Chargeback Fraud Prevention: Key Strategies for Businesses

Learn how to build a robust chargeback fraud prevention strategy and mitigate increasing crime risks. Find useful tips for businesses on how to minimize losses and ensure they’re kept at the bare minimum of expected chargeback costs.

Reducing fraudulent chargebacks can be a lengthy and exhausting process. While international chargeback fraud is illegal, it seems that chargebacks are reaching sky-high numbers, and in some cases, traditional anti-fraud measures don’t help companies prevent such major losses. 

The volume of chargebacks can leave companies uncertain about whether they’ll face minimal chargeback losses or lose millions in the following year. Not only that but also the scope of growing fraudulent activities online makes it harder for businesses to safeguard their assets. 

Ponemon Institute’s recent report reveals that 61% of respondents acknowledge their companies lack the appropriate technologies to combat online fraud. On top of that, only less than half of the respondents indicate that their organizations actually have the in-house expertise to prevent online fraud, such as chargebacks. 

So, the first step to minimize costs linked to chargebacks is for businesses to actually understand what this phenomenon is, how it works, and what the key practices are to respond when the risks are identified.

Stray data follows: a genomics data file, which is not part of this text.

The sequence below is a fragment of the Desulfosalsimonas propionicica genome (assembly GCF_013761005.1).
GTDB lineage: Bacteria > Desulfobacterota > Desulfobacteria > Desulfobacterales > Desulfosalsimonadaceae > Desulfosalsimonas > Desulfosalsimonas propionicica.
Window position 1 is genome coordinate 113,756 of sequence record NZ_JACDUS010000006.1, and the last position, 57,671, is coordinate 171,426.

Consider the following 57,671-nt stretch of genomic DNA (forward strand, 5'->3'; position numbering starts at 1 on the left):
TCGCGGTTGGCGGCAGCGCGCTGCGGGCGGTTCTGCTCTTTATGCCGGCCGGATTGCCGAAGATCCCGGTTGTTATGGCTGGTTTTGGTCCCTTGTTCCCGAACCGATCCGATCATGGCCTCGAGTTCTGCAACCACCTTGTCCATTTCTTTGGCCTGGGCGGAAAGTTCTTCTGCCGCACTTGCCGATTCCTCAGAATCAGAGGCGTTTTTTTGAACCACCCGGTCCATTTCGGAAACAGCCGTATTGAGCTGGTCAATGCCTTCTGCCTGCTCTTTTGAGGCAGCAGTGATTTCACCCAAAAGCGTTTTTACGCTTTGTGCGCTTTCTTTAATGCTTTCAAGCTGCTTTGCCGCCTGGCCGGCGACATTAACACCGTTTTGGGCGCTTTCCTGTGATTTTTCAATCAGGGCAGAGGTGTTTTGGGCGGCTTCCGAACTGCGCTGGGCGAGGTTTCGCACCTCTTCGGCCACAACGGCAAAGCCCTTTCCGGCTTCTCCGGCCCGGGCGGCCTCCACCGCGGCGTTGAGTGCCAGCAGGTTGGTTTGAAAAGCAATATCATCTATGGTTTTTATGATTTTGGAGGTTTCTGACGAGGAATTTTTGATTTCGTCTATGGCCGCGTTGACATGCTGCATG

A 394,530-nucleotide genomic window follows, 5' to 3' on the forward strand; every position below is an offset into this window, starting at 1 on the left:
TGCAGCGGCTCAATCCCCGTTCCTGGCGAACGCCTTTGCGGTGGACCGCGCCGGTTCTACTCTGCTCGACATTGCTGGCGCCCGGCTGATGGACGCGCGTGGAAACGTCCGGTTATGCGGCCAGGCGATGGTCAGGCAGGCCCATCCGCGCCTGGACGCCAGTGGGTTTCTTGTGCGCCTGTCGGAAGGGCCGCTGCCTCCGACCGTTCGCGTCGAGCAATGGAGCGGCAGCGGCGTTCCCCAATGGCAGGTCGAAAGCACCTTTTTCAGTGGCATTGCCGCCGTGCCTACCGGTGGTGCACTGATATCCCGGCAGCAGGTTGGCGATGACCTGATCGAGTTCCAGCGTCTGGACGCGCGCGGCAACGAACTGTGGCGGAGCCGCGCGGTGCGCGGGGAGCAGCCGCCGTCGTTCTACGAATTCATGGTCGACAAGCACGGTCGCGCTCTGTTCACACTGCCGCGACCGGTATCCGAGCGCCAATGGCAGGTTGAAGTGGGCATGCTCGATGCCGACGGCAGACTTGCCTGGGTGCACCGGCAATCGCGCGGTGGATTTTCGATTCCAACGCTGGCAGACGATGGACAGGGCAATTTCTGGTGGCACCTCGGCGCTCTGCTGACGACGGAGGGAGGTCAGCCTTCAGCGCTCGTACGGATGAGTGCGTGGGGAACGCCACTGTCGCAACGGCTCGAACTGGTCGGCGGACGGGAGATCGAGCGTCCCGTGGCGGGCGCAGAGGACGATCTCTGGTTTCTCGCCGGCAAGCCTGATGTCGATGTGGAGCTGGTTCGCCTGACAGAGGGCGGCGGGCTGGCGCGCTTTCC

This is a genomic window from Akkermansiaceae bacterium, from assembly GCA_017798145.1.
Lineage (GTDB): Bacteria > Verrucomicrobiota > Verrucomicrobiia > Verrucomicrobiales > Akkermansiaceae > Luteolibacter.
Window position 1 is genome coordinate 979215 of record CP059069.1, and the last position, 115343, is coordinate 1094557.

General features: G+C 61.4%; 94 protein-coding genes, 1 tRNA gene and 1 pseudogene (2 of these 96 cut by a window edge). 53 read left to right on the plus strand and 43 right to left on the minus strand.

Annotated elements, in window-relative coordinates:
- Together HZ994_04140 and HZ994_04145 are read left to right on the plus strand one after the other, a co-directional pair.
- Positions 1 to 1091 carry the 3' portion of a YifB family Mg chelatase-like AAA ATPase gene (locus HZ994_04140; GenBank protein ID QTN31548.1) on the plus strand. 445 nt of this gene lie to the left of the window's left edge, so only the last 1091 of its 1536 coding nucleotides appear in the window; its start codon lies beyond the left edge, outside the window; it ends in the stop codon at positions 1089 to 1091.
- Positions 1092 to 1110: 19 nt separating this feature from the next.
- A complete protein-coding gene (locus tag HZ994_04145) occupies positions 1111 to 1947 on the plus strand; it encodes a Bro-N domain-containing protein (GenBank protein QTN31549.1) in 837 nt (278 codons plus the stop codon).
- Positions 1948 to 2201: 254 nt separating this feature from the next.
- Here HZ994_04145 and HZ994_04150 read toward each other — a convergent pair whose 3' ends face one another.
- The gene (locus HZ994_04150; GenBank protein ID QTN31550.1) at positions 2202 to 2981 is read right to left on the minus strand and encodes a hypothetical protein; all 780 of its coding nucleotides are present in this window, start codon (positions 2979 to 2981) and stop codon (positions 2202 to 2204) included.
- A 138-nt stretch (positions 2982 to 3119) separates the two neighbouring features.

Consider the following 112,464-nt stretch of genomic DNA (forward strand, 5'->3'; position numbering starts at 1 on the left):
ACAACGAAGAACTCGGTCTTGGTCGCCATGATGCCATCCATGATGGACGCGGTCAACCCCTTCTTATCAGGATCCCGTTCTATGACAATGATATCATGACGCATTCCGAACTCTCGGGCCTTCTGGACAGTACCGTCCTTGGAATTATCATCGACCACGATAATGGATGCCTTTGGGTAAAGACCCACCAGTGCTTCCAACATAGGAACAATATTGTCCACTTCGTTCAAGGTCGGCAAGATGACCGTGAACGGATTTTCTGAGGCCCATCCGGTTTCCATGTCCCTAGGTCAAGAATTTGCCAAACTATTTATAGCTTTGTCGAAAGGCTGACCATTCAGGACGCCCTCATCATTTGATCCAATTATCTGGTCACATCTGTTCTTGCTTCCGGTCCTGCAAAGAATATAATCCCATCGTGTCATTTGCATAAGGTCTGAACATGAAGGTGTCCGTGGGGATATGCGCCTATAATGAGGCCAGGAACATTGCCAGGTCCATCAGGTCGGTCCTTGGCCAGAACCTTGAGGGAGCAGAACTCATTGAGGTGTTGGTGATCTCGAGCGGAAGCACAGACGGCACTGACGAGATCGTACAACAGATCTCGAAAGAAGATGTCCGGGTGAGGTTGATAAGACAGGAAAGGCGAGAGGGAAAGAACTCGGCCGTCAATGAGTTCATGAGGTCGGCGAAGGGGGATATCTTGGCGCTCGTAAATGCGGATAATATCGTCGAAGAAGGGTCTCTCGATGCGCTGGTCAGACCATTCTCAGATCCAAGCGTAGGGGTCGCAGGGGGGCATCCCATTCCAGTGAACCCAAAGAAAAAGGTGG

In this blog post, we go around five talking points: 

  • What are chargebacks exactly, and how do they happen
  • What is the difference between a chargeback and chargeback fraud
  • Is it possible to prevent chargebacks, and if so, how
  • What key reasons make chargebacks so expensive for businesses
  • How to reduce chargeback fraud costs for businesses

What is a Chargeback?

A chargeback is a process that happens when a cardholder initiates transaction reversal, also known as a dispute, in order to receive a refund from their bank or the credit card company. While the process itself generally protects customers from fraud, dishonest individuals can exploit the system on purpose.

Customers often initiate chargebacks because of dissatisfaction with a product or service or errors made by the business. In practice, customers often use chargebacks simply to avoid returning disliked items or for orders that never arrived. However, chargebacks can happen when a cardholder files a chargeback for a legitimate purchase they made. 

Why do Chargebacks Happen?

Chargebacks serve the purpose of addressing credit card fraud and errors like:

  • There was an accidental double charge
  • A subscription needs to be canceled
  • An incorrect amount was charged
  • There were damaged or missing goods